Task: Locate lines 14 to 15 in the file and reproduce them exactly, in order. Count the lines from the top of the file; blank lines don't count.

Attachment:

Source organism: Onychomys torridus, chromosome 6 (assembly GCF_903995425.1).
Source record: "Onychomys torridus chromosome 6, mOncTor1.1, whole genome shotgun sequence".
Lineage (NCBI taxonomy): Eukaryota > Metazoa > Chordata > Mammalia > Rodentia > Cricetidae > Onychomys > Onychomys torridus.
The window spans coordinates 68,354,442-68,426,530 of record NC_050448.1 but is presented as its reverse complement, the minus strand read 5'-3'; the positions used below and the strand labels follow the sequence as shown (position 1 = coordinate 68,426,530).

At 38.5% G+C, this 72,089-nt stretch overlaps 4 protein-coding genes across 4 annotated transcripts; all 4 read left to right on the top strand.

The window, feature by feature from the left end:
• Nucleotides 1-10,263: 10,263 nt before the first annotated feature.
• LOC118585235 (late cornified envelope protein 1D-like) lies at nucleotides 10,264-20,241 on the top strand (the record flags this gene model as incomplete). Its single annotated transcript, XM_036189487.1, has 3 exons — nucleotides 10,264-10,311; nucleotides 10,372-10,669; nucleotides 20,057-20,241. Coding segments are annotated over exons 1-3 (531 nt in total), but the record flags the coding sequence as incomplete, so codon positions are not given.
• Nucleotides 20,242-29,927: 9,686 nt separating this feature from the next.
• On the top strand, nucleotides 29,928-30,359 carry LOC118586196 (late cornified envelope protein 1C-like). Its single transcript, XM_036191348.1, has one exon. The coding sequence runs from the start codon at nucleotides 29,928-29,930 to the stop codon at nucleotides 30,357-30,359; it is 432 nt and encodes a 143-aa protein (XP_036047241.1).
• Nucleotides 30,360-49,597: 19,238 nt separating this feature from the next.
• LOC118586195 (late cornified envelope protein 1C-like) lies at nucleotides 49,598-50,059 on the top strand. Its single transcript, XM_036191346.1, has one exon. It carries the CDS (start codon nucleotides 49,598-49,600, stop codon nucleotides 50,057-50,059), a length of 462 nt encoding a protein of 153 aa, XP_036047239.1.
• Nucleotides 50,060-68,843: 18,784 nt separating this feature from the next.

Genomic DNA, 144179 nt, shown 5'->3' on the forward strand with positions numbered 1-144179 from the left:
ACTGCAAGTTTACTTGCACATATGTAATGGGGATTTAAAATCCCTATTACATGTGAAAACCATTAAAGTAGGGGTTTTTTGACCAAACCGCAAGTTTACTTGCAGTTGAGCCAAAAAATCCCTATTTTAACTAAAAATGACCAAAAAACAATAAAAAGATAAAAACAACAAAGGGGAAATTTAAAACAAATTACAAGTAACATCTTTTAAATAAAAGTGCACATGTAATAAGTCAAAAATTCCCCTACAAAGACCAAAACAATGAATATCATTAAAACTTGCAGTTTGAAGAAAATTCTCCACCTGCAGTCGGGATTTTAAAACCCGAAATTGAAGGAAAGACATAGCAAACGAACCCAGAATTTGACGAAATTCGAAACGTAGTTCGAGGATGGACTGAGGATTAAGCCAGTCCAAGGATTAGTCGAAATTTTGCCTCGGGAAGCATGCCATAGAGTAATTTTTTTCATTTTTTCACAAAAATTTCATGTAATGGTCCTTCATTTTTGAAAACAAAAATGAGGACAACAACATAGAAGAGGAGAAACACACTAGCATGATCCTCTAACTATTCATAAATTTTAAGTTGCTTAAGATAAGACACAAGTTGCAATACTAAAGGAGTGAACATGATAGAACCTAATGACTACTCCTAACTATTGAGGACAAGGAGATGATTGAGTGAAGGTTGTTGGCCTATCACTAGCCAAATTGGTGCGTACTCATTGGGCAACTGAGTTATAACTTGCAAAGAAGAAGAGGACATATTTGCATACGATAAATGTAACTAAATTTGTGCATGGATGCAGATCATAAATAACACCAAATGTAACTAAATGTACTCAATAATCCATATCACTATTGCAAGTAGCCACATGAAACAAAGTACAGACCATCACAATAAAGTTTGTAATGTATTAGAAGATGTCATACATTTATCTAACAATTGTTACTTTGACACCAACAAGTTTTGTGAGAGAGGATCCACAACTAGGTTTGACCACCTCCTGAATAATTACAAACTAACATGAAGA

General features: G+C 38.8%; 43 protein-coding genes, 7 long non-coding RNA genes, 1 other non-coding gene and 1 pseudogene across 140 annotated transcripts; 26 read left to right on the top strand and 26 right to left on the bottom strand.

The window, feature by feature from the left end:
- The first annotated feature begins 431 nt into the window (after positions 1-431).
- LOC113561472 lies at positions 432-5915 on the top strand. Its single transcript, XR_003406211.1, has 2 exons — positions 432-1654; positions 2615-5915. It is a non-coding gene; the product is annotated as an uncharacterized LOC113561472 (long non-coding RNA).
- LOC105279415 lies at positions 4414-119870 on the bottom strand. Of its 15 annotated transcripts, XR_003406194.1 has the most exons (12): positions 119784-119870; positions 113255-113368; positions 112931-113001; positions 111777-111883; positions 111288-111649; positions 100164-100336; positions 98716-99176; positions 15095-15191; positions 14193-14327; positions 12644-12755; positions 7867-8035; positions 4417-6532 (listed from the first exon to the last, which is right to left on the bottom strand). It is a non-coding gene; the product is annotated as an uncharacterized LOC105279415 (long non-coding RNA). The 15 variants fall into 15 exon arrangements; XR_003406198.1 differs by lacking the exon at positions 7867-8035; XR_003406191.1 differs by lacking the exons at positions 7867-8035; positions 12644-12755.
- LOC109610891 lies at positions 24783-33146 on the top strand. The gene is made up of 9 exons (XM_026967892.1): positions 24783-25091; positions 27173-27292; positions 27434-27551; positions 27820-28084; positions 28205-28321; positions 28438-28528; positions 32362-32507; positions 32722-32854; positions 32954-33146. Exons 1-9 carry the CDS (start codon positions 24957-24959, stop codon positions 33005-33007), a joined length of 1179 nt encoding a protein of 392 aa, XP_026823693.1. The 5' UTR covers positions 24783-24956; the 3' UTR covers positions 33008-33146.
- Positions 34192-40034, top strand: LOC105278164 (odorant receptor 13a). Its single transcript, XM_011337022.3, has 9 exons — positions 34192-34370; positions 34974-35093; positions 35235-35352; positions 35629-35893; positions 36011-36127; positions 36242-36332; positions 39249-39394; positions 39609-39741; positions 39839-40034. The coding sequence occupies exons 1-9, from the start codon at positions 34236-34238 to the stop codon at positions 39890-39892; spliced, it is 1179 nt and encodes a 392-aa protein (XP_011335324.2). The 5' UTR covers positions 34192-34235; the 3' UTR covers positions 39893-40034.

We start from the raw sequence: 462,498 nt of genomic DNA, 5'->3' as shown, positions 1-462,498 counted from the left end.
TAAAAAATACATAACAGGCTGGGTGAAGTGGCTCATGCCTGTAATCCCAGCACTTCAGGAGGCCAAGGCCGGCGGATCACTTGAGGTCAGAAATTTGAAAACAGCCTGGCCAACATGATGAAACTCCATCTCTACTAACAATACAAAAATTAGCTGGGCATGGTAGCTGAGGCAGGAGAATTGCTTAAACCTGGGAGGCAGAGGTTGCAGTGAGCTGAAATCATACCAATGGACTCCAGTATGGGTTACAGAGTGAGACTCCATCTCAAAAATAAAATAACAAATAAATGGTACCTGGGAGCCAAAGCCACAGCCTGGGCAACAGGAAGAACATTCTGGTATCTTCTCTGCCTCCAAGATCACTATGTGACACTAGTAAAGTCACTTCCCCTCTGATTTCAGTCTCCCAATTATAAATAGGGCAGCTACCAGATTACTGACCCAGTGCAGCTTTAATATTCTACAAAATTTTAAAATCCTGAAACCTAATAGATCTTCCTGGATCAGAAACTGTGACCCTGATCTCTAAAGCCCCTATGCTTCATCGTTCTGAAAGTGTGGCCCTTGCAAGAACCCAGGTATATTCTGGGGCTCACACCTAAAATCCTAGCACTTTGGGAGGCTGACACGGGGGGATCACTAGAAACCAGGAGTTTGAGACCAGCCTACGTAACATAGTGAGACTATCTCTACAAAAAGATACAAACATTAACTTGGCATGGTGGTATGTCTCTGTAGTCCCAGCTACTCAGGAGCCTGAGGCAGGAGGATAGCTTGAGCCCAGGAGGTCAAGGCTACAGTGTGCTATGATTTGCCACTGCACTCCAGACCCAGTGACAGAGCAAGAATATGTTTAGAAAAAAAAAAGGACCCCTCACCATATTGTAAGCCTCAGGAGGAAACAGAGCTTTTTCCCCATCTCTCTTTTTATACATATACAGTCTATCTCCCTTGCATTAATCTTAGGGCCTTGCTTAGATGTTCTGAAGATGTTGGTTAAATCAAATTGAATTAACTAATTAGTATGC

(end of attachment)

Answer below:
Genomic DNA, 144179 nt, shown 5'->3' on the forward strand with positions numbered 1-144179 from the left:
ACTGCAAGTTTACTTGCACATATGTAATGGGGATTTAAAATCCCTATTACATGTGAAAACCATTAAAGTAGGGGTTTTTTGACCAAACCGCAAGTTTACTTGCAGTTGAGCCAAAAAATCCCTATTTTAACTAAAAATGACCAAAAAACAATAAAAAGATAAAAACAACAAAGGGGAAATTTAAAACAAATTACAAGTAACATCTTTTAAATAAAAGTGCACATGTAATAAGTCAAAAATTCCCCTACAAAGACCAAAACAATGAATATCATTAAAACTTGCAGTTTGAAGAAAATTCTCCACCTGCAGTCGGGATTTTAAAACCCGAAATTGAAGGAAAGACATAGCAAACGAACCCAGAATTTGACGAAATTCGAAACGTAGTTCGAGGATGGACTGAGGATTAAGCCAGTCCAAGGATTAGTCGAAATTTTGCCTCGGGAAGCATGCCATAGAGTAATTTTTTTCATTTTTTCACAAAAATTTCATGTAATGGTCCTTCATTTTTGAAAACAAAAATGAGGACAACAACATAGAAGAGGAGAAACACACTAGCATGATCCTCTAACTATTCATAAATTTTAAGTTGCTTAAGATAAGACACAAGTTGCAATACTAAAGGAGTGAACATGATAGAACCTAATGACTACTCCTAACTATTGAGGACAAGGAGATGATTGAGTGAAGGTTGTTGGCCTATCACTAGCCAAATTGGTGCGTACTCATTGGGCAACTGAGTTATAACTTGCAAAGAAGAAGAGGACATATTTGCATACGATAAATGTAACTAAATTTGTGCATGGATGCAGATCATAAATAACACCAAATGTAACTAAATGTACTCAATAATCCATATCACTATTGCAAGTAGCCACATGAAACAAAGTACAGACCATCACAATAAAGTTTGTAATGTATTAGAAGATGTCATACATTTATCTAACAATTGTTACTTTGACACCAACAAGTTTTGTGAGAGAGGATCCACAACTAGGTTTGACCACCTCCTGAATAATTACAAACTAACATGAAGA